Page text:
Citizens Advice response to the Welfare Reform Bill
18 February 2011
Citizens Advice Chief Executive Gillian Guy said:
“This Bill heralds the biggest change to the welfare state since it began. We support the principles behind the radical new Universal Credit, which aims to simplify the welfare benefits system and make work pay, but we are concerned that the details are still to come and a great opportunity for reform could be permanently lost if the government does not invest enough money from the start in making it work.
“Some people will undoubtedly be better off under the new system. However, if the Government doesn’t carefully consider the cumulative impact of their proposed changes, a number of people - particularly sick and disabled people, and parents needing formal childcare - are likely to suffer significant disadvantages.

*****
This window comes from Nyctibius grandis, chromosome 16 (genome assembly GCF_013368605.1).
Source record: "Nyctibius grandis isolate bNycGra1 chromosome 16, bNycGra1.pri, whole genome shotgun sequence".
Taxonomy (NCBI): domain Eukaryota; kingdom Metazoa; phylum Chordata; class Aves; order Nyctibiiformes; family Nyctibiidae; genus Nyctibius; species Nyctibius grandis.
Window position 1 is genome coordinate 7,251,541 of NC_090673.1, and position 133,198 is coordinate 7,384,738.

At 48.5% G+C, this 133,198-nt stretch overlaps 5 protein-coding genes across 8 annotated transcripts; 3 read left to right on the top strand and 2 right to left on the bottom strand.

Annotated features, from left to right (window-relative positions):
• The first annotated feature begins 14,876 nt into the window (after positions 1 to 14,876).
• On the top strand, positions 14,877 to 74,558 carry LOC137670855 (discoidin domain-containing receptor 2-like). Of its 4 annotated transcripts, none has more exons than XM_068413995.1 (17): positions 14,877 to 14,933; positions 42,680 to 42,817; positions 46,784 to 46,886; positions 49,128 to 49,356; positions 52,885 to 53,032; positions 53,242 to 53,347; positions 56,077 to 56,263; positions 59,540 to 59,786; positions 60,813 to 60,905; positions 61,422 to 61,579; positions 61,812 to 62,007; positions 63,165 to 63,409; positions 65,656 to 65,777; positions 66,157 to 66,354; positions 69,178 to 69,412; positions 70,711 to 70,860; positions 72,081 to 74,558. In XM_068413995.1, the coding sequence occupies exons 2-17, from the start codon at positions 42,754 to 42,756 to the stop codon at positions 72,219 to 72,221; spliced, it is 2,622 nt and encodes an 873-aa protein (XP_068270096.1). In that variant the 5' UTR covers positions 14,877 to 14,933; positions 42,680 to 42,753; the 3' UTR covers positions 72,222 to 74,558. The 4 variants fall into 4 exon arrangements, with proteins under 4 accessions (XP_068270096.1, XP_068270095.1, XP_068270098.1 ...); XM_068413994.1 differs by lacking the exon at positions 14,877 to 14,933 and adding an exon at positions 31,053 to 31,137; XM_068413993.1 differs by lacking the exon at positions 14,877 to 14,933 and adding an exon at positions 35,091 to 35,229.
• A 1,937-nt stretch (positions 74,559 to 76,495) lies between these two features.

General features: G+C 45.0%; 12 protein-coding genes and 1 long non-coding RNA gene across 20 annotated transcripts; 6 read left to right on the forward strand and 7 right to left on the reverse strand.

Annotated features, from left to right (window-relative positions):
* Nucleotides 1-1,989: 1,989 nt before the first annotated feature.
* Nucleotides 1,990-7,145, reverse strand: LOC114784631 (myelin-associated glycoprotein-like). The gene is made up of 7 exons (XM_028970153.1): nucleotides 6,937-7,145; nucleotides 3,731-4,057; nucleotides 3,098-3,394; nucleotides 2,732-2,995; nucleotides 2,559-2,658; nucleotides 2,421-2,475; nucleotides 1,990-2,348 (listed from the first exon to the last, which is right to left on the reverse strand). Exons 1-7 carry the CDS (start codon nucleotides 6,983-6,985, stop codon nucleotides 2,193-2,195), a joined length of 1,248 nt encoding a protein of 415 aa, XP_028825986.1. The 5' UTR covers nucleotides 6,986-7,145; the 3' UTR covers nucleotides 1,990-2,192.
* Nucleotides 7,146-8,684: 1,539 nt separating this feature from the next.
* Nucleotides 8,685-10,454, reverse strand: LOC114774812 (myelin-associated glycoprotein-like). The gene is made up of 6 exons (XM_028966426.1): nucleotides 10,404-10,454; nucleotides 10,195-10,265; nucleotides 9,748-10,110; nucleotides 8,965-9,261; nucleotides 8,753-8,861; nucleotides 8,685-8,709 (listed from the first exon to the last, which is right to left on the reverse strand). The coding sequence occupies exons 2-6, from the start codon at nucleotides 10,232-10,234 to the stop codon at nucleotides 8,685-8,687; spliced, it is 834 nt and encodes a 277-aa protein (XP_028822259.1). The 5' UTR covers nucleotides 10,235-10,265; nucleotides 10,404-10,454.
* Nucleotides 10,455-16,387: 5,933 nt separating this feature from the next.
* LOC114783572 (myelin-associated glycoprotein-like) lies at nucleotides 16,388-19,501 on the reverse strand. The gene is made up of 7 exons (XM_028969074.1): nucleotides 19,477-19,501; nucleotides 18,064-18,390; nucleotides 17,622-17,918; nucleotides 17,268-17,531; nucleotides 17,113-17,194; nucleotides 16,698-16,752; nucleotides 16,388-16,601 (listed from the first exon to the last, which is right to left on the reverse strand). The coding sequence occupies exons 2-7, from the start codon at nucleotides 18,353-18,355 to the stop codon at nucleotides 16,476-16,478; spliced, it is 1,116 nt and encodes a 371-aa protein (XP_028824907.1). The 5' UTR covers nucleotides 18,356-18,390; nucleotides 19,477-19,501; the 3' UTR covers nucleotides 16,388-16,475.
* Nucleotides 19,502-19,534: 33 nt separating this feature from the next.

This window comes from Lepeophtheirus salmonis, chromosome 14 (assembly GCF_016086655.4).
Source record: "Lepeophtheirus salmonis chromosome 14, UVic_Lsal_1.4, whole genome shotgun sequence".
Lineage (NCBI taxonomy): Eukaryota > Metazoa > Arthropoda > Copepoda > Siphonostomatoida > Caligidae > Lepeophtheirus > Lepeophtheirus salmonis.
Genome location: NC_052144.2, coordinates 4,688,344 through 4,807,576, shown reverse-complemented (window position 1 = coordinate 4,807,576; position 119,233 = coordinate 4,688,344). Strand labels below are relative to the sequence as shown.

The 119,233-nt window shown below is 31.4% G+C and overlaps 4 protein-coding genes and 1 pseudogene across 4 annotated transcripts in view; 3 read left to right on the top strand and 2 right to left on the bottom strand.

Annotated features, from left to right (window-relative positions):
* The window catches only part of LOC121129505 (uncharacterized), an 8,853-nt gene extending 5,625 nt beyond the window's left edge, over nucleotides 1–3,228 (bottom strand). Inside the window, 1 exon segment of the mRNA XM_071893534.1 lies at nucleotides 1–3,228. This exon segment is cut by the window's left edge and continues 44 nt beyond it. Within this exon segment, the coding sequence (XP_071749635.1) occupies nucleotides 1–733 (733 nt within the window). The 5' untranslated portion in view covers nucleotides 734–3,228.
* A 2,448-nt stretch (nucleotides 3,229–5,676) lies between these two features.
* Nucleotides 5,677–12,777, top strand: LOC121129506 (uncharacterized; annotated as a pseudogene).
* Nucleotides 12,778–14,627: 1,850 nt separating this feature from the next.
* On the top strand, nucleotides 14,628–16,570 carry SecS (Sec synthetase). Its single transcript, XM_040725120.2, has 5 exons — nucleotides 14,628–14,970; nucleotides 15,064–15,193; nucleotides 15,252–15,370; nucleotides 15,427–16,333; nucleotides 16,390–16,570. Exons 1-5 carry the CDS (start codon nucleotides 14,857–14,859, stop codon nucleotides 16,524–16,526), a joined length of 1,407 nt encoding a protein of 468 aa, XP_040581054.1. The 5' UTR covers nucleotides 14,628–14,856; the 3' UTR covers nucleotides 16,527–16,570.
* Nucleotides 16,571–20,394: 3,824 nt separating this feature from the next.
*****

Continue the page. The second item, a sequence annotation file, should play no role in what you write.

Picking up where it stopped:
“If the Universal Credit is to make work pay for everyone, it must include comprehensive support for childcare costs. Under the new system, manylone parents on the lowest incomes will not be able to work their way out of poverty as is possible under the present benefits and tax credits system.
“The proposal to cut contribution-based Employment and Support Allowance (ESA) after 12 months will betray people who have worked hard and paid national insurance contributions, only to find that they do not get the support they need if they become sick or disabled before pension age.
“And if the Government is serious about protecting the most vulnerable, people who suddenly become ill or disabled should not have to wait six months – double the current waiting time – before gettingthe new Personal Independence Payment due to replace Disability Living Allowance. The result will be enormous hardship and serious debt for many people at a time when they most need support.
“We are, however, delighted the government has listened to ours and others’ concerns and withdrawn proposals to impose a 10% cut in housing benefit on people who have been on Jobseekers Allowance (JSA) over a year, regardless of how hard the individual has tried to get work. This would have had a devastating impact on some of the most vulnerable people, who are at a disadvantage in the jobs market.”
Notes to editors:
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